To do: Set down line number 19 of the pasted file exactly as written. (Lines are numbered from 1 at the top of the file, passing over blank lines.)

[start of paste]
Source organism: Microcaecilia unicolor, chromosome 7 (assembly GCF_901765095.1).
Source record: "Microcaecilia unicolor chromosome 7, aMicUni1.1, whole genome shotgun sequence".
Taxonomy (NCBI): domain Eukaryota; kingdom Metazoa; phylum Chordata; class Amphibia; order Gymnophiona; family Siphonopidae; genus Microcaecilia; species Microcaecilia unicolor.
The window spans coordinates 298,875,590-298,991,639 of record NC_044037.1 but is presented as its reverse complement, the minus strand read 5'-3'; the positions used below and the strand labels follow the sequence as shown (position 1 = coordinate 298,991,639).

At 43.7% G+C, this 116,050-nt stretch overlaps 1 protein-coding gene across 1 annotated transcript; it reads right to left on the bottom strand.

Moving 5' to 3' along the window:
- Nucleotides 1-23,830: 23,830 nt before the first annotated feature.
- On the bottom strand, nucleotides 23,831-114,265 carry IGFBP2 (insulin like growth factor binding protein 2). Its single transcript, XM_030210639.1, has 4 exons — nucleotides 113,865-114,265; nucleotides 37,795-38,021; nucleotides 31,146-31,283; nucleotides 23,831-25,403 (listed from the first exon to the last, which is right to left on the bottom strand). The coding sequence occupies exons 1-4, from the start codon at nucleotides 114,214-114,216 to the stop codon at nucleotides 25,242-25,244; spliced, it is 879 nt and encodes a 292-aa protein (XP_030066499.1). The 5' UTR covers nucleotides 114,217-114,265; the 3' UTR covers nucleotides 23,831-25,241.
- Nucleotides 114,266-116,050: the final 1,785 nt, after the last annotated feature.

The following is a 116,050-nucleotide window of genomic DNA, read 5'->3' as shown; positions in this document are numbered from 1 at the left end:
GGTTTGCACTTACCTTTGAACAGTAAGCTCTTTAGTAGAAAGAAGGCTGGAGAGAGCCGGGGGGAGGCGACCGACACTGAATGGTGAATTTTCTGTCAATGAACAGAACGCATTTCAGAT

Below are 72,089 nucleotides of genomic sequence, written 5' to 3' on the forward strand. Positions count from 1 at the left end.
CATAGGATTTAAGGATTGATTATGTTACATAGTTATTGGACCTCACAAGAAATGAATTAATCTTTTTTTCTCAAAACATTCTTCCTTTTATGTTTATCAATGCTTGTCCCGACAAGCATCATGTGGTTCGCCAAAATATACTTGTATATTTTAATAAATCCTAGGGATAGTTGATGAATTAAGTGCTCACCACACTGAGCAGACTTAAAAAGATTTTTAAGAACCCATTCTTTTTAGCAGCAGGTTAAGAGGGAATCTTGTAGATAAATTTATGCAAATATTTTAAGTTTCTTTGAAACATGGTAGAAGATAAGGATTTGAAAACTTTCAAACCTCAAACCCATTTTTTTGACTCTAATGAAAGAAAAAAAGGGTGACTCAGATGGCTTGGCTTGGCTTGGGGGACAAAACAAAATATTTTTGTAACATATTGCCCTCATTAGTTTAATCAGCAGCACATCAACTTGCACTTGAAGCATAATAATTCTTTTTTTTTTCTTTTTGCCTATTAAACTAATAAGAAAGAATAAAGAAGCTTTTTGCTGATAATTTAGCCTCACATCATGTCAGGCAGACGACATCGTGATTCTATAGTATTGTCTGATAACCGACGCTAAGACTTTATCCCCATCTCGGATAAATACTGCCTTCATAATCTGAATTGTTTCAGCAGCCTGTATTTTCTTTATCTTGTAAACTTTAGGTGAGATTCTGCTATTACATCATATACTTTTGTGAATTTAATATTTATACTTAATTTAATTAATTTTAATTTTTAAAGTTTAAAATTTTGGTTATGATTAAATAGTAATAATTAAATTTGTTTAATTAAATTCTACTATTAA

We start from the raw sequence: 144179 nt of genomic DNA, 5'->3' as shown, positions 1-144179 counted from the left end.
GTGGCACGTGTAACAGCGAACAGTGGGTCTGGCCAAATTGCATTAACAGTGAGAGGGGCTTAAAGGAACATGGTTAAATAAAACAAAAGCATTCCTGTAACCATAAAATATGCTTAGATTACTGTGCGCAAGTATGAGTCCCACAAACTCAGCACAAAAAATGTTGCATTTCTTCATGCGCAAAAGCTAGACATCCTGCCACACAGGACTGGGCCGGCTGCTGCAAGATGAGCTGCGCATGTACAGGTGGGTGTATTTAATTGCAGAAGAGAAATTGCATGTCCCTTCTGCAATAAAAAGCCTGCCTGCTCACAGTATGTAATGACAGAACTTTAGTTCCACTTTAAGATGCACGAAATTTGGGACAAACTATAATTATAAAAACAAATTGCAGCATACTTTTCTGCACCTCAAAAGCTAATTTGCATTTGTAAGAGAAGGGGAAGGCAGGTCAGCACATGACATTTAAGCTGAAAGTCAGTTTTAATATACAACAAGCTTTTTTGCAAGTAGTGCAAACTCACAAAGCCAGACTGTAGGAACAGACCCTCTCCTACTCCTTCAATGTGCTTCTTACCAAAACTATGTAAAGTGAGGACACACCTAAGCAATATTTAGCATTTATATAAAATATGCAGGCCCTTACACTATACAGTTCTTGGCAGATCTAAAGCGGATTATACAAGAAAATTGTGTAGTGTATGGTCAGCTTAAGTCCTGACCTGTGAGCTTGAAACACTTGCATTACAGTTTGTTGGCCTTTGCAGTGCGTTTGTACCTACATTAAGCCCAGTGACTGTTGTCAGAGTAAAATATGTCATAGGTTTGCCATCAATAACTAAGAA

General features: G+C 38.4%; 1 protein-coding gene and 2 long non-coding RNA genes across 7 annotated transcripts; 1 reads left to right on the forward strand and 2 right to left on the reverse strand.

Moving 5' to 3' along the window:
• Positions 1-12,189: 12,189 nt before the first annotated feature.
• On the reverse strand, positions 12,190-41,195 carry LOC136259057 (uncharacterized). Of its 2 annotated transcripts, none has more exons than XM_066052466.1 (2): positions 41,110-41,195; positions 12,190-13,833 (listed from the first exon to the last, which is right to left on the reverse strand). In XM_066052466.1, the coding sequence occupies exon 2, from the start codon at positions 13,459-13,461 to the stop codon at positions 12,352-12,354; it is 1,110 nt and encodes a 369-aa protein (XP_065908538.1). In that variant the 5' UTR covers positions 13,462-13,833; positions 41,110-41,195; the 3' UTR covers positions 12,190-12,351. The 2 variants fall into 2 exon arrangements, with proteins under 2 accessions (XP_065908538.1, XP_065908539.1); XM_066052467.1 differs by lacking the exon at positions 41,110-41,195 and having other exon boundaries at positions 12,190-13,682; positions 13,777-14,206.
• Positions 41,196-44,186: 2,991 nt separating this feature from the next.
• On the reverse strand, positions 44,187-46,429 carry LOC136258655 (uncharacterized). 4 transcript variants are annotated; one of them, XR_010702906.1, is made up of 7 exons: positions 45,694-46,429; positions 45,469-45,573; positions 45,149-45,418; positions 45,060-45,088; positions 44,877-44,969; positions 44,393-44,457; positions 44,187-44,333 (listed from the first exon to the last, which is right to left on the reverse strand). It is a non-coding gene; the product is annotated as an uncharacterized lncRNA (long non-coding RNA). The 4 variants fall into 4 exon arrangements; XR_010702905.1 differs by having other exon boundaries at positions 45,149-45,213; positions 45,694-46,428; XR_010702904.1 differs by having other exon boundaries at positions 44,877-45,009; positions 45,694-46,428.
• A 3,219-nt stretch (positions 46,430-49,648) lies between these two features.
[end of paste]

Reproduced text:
• On the reverse strand, positions 12,190-41,195 carry LOC136259057 (uncharacterized). Of its 2 annotated transcripts, none has more exons than XM_066052466.1 (2): positions 41,110-41,195; positions 12,190-13,833 (listed from the first exon to the last, which is right to left on the reverse strand). In XM_066052466.1, the coding sequence occupies exon 2, from the start codon at positions 13,459-13,461 to the stop codon at positions 12,352-12,354; it is 1,110 nt and encodes a 369-aa protein (XP_065908538.1). In that variant the 5' UTR covers positions 13,462-13,833; positions 41,110-41,195; the 3' UTR covers positions 12,190-12,351. The 2 variants fall into 2 exon arrangements, with proteins under 2 accessions (XP_065908538.1, XP_065908539.1); XM_066052467.1 differs by lacking the exon at positions 41,110-41,195 and having other exon boundaries at positions 12,190-13,682; positions 13,777-14,206.